Activists urge UN to impose tougher sanctions on Iran

Activists urge UN to impose tougher sanctions on Iran
Supporters of Iranian opposition leader Maryam Rajavi and the National Council of Resistance of Iran (NCRI) gather in Berlin, Germany, July 17, 2020. (Reuters/File Photo)
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Updated 11 November 2020

Activists urge UN to impose tougher sanctions on Iran

Activists urge UN to impose tougher sanctions on Iran
  • Plea comes during international conference marking first anniversary of massacre of 1,500 anti-regime protesters

CHICAGO: A conference of Iranian expatriates from the US and Europe on Wednesday urged the UN to impose tougher sanctions on the regime in Tehran, and for Western nations to apply more pressure.

The call came as the expatriates commemorated the first anniversary of the regime’s massacre of more than 1,500 protesters.

Millions of Iranians, particularly young people, took to the streets last November demanding greater freedoms and regime change.

On the orders of Iran’s Supreme Leader Ali Khamenei, the Islamic Revolutionary Guard Corps (IRGC) shot and killed hundreds of demonstrators, including 23 children. About 12,000 people were arrested, many of whom were sentenced to death.

The expatriates were joined during the virtual conference by officials from the US State Department, European politicians and diplomats. Speaker after speaker urged the UN and Western nations to investigate the killing of protesters.

Maryam Rajavi, chairwoman of the People’s Mujahedin of Iran and president-elect of its National Council of Resistance of Iran, reiterated a demand for Western countries to end their “appeasement” of Tehran.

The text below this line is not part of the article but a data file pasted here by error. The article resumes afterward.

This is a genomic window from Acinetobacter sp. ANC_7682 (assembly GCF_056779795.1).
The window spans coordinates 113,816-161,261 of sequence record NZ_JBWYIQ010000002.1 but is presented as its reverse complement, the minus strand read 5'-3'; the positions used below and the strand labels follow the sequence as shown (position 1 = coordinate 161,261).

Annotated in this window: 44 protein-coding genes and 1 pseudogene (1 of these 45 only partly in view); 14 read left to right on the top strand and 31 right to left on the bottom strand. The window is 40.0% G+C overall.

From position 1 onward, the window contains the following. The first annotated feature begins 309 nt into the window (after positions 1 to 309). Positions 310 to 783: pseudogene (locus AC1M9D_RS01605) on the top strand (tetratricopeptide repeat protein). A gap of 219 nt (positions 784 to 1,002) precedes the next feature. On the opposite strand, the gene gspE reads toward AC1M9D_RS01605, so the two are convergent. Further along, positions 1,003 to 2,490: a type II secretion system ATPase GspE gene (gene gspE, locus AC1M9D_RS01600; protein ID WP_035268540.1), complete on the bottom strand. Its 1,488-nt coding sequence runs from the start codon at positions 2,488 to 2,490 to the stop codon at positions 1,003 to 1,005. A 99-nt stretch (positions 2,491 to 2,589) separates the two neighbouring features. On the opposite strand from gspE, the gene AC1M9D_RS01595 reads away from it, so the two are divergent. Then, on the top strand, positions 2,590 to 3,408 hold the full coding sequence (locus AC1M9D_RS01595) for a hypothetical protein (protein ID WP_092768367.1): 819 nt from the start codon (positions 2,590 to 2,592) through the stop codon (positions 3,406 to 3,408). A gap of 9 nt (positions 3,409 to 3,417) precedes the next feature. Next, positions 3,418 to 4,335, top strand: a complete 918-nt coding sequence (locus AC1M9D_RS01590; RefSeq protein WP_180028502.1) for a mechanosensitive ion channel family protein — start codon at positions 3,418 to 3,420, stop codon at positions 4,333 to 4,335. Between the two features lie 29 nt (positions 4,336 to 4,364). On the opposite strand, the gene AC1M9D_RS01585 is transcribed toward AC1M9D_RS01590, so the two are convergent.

“The mullahs … are impatiently awaiting a change in US policy, hoping to gain something out of it for themselves,” she said.

“Such a change would … fail to resolve any of the problems of their (the regime’s) decadent and corrupt theocracy,” she added.

“The policy of appeasement can’t be repeated … The time is up for policies that stand with the mullahs. This policy will only reap harm and loss.”

Despite the brutal crackdown on dissidents last November, citizens in many Iranian cities launched a second wave of protests against the regime in January.

Rajavi said the development by the West of an effective policy on the regime is a pressing issue that must address the proliferation of ballistic missiles in Iran, its state sponsorship of terrorism, cyberwarfare and cybersecurity, Tehran’s disruptive regional conduct, and gross violations of human rights in the country.